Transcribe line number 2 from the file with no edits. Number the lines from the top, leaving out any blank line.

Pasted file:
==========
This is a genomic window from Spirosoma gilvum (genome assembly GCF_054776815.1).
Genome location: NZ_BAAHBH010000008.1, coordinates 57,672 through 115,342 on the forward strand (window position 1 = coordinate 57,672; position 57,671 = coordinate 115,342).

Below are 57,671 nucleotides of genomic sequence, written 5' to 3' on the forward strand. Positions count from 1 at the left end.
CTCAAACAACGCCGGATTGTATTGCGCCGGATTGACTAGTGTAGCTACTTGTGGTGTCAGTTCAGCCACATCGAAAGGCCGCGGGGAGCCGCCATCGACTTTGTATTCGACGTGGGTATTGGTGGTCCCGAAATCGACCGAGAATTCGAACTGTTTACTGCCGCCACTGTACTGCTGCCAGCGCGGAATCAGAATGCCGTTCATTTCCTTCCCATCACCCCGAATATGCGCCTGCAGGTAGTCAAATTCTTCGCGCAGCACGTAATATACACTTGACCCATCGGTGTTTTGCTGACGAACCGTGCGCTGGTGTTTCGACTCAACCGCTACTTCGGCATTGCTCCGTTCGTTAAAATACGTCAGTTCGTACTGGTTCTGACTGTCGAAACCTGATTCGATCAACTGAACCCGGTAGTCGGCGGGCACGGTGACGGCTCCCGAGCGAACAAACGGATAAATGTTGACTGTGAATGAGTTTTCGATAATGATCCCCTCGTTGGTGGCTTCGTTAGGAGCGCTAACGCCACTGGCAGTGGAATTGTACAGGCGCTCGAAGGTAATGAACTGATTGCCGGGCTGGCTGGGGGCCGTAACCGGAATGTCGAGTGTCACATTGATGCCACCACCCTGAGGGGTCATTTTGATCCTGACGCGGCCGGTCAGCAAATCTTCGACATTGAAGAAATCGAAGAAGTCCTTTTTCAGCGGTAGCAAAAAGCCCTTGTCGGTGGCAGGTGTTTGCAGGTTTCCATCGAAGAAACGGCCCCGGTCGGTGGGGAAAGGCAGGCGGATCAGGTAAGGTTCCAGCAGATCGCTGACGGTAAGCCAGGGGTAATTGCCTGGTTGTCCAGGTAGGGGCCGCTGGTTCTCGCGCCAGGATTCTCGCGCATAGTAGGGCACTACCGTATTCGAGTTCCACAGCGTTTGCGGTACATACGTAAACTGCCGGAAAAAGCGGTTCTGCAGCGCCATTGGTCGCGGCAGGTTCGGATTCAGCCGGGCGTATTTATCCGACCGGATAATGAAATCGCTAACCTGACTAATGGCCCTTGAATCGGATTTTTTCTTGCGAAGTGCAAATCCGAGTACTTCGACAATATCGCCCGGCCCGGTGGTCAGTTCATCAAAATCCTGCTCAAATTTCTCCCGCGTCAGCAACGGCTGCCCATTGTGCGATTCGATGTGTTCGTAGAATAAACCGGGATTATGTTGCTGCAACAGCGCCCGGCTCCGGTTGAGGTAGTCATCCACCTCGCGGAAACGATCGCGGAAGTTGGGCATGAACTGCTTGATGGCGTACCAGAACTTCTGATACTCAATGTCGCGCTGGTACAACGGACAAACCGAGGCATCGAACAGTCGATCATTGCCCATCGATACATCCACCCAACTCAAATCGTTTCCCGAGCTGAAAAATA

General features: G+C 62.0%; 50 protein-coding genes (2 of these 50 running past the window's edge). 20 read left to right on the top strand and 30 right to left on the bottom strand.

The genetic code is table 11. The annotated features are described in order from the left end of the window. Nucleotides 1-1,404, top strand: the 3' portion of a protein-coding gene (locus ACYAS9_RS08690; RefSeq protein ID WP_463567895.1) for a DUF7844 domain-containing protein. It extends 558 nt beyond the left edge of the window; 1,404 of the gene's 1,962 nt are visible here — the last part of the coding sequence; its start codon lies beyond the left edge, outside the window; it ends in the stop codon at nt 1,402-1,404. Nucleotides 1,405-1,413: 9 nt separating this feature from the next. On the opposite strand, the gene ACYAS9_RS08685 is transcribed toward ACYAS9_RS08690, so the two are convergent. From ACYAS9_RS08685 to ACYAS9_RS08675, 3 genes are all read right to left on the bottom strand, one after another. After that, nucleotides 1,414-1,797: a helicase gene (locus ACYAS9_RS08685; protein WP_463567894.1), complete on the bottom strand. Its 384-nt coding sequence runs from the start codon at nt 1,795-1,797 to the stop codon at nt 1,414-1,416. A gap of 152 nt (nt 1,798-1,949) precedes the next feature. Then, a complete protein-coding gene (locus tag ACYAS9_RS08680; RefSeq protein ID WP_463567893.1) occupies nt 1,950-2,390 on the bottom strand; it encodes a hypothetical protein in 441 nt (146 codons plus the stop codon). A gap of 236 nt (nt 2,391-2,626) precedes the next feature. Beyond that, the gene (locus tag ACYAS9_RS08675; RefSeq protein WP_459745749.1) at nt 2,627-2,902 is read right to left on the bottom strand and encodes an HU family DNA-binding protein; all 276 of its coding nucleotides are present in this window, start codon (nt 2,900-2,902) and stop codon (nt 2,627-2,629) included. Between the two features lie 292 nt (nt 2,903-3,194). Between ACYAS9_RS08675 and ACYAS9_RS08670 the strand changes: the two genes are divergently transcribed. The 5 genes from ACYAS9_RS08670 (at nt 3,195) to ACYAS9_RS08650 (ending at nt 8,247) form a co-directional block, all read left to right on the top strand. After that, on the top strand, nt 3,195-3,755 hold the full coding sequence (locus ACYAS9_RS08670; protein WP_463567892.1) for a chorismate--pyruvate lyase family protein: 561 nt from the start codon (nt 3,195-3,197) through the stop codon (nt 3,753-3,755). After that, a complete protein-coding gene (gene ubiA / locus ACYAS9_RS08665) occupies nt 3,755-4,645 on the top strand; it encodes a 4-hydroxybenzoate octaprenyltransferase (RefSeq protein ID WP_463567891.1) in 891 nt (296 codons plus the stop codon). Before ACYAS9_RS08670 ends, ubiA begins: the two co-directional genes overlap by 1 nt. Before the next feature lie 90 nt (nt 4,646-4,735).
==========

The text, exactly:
Genome location: NZ_BAAHBH010000008.1, coordinates 57,672 through 115,342 on the forward strand (window position 1 = coordinate 57,672; position 57,671 = coordinate 115,342).